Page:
Hundred year old trees were thrown around everywhere, roots dangling. The narrow lanes of the near-countryside neighborhood were totally blocked by the giants, many of them teetering against flimsy power and phone lines. But the rain had stopped and the world seemed to be breathing again.

The general mundane annoyance of aftermath set in. No power. Stumbling around in the dark. No internet. No cell-phone signal. I don’t think I’ve ever been totally without phone access. That probably panicked me more than the devastation. It was hard to focus on anything to pass the time. Everything felt unhinged. That was Day 2.

Day 3 the sun peeked out, but not for long. A cold front had moved in. Took the car out under the leaning trees and past men working with chainsaws. A couple of restaurants were open. No word about the house I left by the shore except the power was out. We managed to rig up internet and the cell phone reception improved. My panic subsided a little.  Here we are in limbo, but it won’t be for that long. People are hauling New Jersey and New York back onto their feet.

I think what I’m going to remember the most are the images that have been trickling in of unbelievable scenes, havoc in human habitations, but also the stories I’m hearing of how people are helping each other, putting up multiple guests and looking after one another. I’ve never been close enough to an event like this to see the microcosm of what people do in times of stress and how it brings out the good deep down in an often jaded and distrustful world. I won’t forget these things easily and I doubt anyone close to these events will either.

photos by Russ Shannon

Heroes and Indies on TRIP CITY

It’s been a really busy autumn already in terms of cons, shows, expos, launches and the like. Since I haven’t been as acutely aware of it in previous years, I don’t know how this compares with other stats, but hearing things like “record sales”, “record numbers” etc suggests to me that 2012 has been a very big year for comics. I bit the bullet and tried to hit all the major events within driving range. It was a gaunlet that shuttled me between superhero cosplay and indie night-before stapling fests. I didn’t really have too much time to process what I was seeing, but I was trying to write about it on the fly. I just tried to stick to the facts and hold on for the ride.

But when my journalistic articles started coming out, I was making gaffs. Pretty embarassing ones. Sometimes I’d manage to get through one article without some mistake that showed how new I was to comics, and particularly to comics culture. Sometimes reading several collected volumes of your favorite author doesn’t exactly make you well rounded when it comes to mainstream issues and indie angst. I got a little despondent about it, even though these days you can fix mistakes with the stroke of a key and problem solved. I wondered if I just wasn’t ready to be writing about comics on a scale that really demands a degree of expertise. Maybe enthusiasm wasn’t enough.

I ended up talking to friends about it, of course, and pretty much assuming they’d agree with me, that I ought to back off for awhile. They knew a hell of a lot more than me and more often than not were providing the corrections when I needed them. But their answers were more or less even worse than telling me to call it a day. They suggested I tell everyone that I was new to comics and didn’t always know what I was looking at. In especially ungracious fashion, I got angry with them and told them off. Didn’t they know that would ruin my chances of ever being taken seriously by readers, much less by sites that might let me write for them? Suicide. A couple of days went by. It was one of those awful, good ideas that sticks in the back of your mind. It was like a dare, or maybe looking over a cliff and feeling that vertigo. I told myself I’d do it, but not publish these confessional articles. Well, you get how it turned out. I did it. I thanked them. They were right.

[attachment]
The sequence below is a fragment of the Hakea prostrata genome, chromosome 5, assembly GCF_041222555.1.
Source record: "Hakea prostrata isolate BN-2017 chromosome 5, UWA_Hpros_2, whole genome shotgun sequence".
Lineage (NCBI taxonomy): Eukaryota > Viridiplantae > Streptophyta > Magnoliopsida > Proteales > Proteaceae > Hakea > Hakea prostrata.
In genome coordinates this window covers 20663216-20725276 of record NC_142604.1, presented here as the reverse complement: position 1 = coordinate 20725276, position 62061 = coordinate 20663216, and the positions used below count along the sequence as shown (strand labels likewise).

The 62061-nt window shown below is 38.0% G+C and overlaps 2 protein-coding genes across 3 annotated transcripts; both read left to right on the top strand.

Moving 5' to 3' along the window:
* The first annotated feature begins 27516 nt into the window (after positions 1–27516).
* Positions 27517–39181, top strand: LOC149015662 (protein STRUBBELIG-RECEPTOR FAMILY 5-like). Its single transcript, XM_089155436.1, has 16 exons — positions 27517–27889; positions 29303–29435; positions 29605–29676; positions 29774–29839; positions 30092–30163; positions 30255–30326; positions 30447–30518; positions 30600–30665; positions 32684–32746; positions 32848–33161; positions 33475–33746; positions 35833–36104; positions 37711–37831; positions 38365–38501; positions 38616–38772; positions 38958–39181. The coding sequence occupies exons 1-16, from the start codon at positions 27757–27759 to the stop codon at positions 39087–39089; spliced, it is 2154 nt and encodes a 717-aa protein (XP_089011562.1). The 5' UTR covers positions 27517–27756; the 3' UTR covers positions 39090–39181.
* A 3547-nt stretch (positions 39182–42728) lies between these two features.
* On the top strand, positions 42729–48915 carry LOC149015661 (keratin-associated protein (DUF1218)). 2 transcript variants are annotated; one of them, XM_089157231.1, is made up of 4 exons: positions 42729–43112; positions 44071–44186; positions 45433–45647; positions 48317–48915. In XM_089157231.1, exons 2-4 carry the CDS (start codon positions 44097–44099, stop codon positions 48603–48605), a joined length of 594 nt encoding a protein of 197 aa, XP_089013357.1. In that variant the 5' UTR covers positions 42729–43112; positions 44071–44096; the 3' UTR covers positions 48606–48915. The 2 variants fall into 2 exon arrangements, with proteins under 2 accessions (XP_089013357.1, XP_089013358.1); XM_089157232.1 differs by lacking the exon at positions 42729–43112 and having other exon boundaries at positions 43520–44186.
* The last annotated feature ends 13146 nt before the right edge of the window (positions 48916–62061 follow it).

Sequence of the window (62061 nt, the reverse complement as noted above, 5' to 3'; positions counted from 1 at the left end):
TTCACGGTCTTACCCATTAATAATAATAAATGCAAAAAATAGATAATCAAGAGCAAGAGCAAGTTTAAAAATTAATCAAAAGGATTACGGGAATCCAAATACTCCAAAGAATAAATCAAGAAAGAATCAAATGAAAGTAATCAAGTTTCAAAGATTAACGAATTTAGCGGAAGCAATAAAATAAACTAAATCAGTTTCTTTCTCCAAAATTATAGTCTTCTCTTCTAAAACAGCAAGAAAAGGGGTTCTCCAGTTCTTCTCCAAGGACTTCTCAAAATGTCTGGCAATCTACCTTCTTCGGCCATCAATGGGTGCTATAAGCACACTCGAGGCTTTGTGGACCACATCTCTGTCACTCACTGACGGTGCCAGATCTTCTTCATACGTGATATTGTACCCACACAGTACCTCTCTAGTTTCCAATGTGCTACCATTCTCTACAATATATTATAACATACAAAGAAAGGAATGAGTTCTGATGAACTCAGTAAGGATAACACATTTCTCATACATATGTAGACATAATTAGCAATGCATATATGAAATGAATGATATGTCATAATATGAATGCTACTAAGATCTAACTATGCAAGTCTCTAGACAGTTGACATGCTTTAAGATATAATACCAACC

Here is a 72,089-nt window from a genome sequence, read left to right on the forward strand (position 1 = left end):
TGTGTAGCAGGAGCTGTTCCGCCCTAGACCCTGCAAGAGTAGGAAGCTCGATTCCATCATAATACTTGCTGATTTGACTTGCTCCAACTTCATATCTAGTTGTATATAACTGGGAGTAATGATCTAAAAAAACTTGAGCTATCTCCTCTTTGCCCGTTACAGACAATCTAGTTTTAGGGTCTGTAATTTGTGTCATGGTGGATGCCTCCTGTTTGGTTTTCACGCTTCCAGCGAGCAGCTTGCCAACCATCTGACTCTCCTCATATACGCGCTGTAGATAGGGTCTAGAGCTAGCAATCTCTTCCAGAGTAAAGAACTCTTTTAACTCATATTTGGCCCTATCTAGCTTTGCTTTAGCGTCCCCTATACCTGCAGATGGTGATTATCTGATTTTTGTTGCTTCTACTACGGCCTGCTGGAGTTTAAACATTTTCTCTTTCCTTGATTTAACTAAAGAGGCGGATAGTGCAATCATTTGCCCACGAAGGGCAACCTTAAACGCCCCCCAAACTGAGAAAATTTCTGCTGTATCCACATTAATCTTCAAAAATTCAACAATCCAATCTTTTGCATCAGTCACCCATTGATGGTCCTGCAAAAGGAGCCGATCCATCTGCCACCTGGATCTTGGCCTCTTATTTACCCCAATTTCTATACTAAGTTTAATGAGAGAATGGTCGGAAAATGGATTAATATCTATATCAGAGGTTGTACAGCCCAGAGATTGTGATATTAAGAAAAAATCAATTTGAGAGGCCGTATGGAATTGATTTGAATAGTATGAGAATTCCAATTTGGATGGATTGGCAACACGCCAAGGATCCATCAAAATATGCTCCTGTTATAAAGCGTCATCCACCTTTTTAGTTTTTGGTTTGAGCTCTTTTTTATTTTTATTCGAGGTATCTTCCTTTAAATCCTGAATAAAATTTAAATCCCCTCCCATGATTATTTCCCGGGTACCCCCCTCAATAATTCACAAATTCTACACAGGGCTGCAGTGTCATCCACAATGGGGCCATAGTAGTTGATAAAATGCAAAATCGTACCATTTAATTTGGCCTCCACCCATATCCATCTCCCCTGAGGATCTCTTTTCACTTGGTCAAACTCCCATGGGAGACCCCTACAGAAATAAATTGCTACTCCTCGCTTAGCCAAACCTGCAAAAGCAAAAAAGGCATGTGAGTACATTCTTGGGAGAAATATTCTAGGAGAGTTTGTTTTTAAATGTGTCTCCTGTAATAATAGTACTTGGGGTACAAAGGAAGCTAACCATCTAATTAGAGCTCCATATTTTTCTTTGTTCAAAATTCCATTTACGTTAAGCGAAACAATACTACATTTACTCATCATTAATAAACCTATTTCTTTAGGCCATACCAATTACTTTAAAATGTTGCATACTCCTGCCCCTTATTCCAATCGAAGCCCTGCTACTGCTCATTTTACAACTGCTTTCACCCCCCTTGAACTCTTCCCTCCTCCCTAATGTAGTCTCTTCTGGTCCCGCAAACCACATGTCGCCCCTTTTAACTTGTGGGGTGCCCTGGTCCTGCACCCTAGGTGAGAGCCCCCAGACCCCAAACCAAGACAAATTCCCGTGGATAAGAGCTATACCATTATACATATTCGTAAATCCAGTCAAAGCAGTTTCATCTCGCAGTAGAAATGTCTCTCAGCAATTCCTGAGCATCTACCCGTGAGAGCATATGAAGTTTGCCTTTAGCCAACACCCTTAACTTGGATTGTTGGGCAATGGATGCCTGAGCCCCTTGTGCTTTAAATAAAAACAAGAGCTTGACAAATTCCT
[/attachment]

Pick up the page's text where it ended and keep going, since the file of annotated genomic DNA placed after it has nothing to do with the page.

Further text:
So, here for your perusal, check out the first article I did in this autobio vein pondering the superhero and cosplay aspects of Baltimore Comic Con that I took for granted until I looked more closely at a world I thought I knew:

“Looking for Heroes at Baltimore Comic Con”

[title image by Seth Kushner]

That one was scary enough to write, but honestly, the indie article was harder. That was the real plunge, because I hadn’t even seen an indie comic before spring of 2012 and here I was trying to write about MoCCA Fest and SPX as if I could process the wild world I was being introduced to. But it was maybe the most satisfying writing experience I’ve had yet because it was such an honest wrangling with my impressions. Here you can find:

“The Many Worlds of Indie Comics”

[title image by Seth Kushner]

A big thanks to Dean Haspiel and Seth Kushner at TRIP CITY who allowed me to air my laundry on these issues, proofread and gave suggestions about them, and particularly to Seth who arranged the images beautifully, as always. I also learned something about TRIP CITY doing this, by the way: they value earnestness. Add to that a serious respect for the hard work that goes into comics and all the arts. Just a few more reasons why I’m glad to be a part of a fantastic collective like this.